Last Sunday, I headed off to Shawnee State Forest in southern Ohio to do some major exploring, and photography. This was a solo trip, which is a nice thing to do on occasion, as I can click off serious volleys with the camera without irking anyone.
As always happens on such forays, I found plenty of interest - more material than I'll ever get around to blogging, probably. But there were a few serendipitous standout finds, and the one that follows was the King of Finds on this day.
ALERT: This post does involve a spider, for you arachnophobes. But please, have no fear and read on anyway. Pictures don't bite, and this beast, beyond any shadow of a doubt, is one of the coolest looking spiders out there.
Anyway, our story unfolds on the steep bank just behind the car, and just past that yellow gate. I was wandering up the road, and right away saw a Bird's-foot Violet, Viola pedata, in flower. This most beautiful of our violets is running late this spring, and it was the only one that I saw in flower this day. I walked to the plant, and leaned down to clear some grasses from the field of view before making a photo. Just then, a medium-sized beetle buzzed by, and promptly became ensnared in a tangled jumble of spider webbing. I was sort of absently wondering whether the webmaster might be home, as I continued paying the violet some mind.
The widow was just as cool as you'd ever hope to be. She didn't run wildly to the hapless victim, as some lesser spiders would. She just sort of strutted through the cobwebbing in her own sweet time, while I thanked my lucky stars that such a treat would land right in my lap.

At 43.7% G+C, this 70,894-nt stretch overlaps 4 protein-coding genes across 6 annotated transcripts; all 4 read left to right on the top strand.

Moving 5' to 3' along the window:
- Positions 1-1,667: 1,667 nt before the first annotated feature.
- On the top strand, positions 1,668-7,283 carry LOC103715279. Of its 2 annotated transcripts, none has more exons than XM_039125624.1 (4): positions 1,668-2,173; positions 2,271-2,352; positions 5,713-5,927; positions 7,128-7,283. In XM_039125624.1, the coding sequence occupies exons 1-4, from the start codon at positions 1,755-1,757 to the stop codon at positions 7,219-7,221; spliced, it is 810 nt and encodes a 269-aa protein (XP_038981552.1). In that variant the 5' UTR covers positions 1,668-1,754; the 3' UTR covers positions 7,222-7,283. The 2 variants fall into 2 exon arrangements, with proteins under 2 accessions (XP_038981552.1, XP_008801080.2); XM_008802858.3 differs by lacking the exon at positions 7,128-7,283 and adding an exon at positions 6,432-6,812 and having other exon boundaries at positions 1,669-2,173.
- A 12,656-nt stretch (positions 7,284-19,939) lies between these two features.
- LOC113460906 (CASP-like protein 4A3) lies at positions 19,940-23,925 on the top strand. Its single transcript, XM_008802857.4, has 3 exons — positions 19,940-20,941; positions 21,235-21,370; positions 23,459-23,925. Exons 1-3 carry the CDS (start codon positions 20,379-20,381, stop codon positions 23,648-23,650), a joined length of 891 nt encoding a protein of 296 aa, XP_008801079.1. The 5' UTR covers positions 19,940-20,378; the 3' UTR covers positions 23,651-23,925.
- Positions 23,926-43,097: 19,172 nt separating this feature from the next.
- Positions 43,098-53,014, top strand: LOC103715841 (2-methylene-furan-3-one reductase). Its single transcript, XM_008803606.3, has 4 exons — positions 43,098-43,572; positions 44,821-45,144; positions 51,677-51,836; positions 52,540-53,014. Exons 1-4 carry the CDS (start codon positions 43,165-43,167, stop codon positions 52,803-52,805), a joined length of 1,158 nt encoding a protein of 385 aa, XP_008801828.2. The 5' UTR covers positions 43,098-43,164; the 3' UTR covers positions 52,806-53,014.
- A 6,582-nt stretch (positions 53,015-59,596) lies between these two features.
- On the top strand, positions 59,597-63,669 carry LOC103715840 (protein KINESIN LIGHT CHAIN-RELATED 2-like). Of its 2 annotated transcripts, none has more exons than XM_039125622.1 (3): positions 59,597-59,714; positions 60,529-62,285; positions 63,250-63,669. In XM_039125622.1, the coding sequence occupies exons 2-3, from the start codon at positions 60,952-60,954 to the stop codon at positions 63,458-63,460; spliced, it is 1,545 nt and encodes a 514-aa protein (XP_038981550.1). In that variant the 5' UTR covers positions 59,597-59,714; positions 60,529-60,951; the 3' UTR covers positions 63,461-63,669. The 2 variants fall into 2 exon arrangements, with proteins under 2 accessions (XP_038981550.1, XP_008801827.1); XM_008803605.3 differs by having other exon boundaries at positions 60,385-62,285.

CLICK HERE to see photos of a Southern Black Widow that I encountered a few years back.
In general, these are apparently rather locally distributed spiders in Ohio, and largely confined to the southernmost reaches of the state. Widows probably are not particularly rare, but they're shy and retiring, and often hide in nooks and crannies where they won't be seen.
By now, she's got a fair bit of webbing around the victim, which is well on its way to mummification. I've said it before and I'll say it now: DO NOT return as an insect. Your fate is not likely to be a pleasant one.
I am a firm believer in never killing something just because it scares you, or you think it somehow unworthy. Even black widows have their place, and they are a fascinating part of our biodiversity. But I'm always flopping to the ground to take photos or study something, and this encounter reminded me to take a more careful look before I go prostrate.